Monday, December 20, 2010

Judge Ed Chen and Diversity: Recalling Justice Sandra Day O'Connor's and Justice Samuel Alito's Appreciation of the Importance of Diversity in the Judiciary

In the pages of the California Law Review, Judge Chen cites Justice O'Connor for the value of diversity on the federal bench:

The practical value of diversity within the judiciary is illustrated by Justice O'Connor's 1992 tribute to Justice Thurgood Marshall. She re- counted Justice Marshall's fondness for sharing personal stories with the other justices in conference in order to emphasize legal points, including stories about Ku Klux Klan violence, jury bias, defending an innocent African American wrongly convicted of rape and sentenced to death, and the many indignities of racial segregation he personally had endured.' an wrongly convicted of rape and sentenced to death, and the many indignities of racial segregation he personally had endured.’ Justice O’Connor spoke about the impact those stories, told by a man who had traveled a very different path than her, had on her own understanding of the issues confronting the Court. She spoke about the impact of legal rules on human lives, and the need for judges to strive to narrow the gap between the ideal of equal justice and the reality of social inequality:

No one could help but be moved by Justice Thurgood Marshall’s spirit; no one could avoid being touched by his soul.... Occasionally, at Conference meetings, I still catch myself looking expectantly for his raised brow and his twinkling eye, hoping to hear, just once more, another story that would, by and by, perhaps change the way I see the world.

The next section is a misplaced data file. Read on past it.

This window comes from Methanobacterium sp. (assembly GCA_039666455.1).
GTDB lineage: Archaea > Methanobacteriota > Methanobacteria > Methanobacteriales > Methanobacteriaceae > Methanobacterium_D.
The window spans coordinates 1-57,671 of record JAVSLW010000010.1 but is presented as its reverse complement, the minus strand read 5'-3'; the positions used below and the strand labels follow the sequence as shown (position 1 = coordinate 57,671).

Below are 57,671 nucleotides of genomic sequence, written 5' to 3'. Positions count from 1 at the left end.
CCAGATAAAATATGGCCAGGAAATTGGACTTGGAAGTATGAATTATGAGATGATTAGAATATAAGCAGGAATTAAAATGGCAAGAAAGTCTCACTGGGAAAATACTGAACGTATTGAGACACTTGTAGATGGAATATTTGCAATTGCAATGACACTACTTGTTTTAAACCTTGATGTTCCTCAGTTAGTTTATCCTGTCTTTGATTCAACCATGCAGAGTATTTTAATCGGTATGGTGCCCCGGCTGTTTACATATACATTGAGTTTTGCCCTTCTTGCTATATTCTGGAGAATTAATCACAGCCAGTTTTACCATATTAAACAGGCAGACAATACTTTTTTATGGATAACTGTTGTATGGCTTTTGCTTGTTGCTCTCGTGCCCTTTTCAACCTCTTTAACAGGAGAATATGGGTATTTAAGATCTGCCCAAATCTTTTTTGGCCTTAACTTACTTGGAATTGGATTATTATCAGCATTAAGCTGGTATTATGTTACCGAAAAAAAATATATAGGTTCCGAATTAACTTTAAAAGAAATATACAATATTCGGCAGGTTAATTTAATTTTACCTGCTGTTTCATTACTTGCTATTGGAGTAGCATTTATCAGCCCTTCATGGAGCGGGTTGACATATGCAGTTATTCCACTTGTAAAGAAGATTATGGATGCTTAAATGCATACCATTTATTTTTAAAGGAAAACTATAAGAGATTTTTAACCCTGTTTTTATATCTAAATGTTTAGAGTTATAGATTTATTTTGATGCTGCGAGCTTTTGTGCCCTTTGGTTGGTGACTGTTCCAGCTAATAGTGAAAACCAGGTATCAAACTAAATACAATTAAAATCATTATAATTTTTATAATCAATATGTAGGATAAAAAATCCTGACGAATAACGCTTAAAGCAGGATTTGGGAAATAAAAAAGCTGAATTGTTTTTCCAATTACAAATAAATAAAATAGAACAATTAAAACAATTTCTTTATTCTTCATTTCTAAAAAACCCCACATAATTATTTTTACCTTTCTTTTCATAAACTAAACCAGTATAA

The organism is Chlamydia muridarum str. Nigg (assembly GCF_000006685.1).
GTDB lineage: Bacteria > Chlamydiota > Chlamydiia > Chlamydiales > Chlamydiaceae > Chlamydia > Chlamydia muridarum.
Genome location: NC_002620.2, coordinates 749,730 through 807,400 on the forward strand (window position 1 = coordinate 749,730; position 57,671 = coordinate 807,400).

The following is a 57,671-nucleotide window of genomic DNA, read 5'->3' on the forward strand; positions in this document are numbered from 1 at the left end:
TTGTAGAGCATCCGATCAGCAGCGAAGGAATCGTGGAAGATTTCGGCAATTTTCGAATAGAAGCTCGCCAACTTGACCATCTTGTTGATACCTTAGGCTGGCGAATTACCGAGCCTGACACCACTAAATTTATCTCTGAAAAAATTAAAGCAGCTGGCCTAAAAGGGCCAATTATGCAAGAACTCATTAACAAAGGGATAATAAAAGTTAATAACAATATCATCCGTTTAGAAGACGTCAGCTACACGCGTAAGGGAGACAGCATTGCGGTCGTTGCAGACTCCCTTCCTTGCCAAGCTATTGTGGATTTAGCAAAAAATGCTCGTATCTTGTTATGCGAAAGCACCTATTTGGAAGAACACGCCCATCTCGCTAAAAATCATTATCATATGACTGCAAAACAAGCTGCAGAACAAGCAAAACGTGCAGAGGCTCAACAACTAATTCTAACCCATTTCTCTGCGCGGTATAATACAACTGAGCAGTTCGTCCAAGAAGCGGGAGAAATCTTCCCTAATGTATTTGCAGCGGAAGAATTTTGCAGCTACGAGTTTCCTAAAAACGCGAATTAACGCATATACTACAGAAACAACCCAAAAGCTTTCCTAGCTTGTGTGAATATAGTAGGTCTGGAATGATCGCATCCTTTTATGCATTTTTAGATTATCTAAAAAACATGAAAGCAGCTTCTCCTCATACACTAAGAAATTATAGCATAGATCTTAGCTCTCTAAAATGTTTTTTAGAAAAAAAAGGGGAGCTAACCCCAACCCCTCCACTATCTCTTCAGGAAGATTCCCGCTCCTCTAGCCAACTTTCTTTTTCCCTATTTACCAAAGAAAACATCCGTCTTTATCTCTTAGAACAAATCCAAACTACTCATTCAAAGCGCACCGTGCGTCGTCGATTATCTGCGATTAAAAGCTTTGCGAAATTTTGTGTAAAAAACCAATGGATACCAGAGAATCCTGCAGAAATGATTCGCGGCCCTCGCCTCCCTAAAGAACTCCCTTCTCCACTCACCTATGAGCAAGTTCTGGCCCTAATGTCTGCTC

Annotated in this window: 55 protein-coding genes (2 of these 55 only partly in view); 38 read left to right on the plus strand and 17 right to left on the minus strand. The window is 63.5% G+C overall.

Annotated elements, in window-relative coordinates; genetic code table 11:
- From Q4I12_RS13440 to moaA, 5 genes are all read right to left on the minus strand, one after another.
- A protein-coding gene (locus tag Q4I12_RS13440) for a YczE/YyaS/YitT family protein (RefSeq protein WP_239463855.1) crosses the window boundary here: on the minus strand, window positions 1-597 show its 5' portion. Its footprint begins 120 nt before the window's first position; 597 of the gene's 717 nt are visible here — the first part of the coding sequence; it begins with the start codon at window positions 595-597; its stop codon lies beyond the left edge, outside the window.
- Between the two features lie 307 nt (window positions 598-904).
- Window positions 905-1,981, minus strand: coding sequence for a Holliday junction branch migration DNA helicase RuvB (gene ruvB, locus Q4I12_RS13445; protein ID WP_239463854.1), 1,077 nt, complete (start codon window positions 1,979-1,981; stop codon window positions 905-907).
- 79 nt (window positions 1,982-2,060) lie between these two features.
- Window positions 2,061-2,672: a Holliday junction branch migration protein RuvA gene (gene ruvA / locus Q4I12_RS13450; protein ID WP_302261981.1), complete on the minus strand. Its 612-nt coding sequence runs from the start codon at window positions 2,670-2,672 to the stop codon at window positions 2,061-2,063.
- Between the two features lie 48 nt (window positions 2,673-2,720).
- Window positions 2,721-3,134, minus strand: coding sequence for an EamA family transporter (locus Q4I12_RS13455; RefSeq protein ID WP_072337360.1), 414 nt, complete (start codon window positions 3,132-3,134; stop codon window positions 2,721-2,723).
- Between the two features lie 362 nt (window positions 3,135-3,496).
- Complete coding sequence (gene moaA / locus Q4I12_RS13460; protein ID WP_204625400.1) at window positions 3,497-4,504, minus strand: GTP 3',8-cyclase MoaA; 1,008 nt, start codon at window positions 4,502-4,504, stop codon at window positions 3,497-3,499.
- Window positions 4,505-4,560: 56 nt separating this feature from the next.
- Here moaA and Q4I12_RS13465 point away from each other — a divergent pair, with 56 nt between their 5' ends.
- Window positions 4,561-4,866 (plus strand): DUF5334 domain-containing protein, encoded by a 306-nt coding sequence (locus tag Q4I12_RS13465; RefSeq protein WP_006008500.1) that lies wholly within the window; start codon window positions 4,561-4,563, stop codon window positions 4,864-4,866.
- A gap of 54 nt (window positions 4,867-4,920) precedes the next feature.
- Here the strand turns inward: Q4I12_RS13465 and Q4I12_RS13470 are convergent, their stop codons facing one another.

Judge Chen's remarks recall Justice Alito's statement about the importance of his family's own immigrant experience--a diversity of experience that he believes valuable to the judiciary:
When I get a case about discrimination, I have to think about people in my own family who suffered discrimination because of their ethnic background or because of religion or because of gender. And I do take that into account.

And that’s why I went into that in my opening statement. Because when a case comes before me involving, let’s say, someone who is an immigrant — and we get an awful lot of immigration cases and naturalization cases — I can’t help but think of my own ancestors, because it wasn’t that long ago when they were in that position…

Video of Justice Alito's remarks here.

No comments:

Post a Comment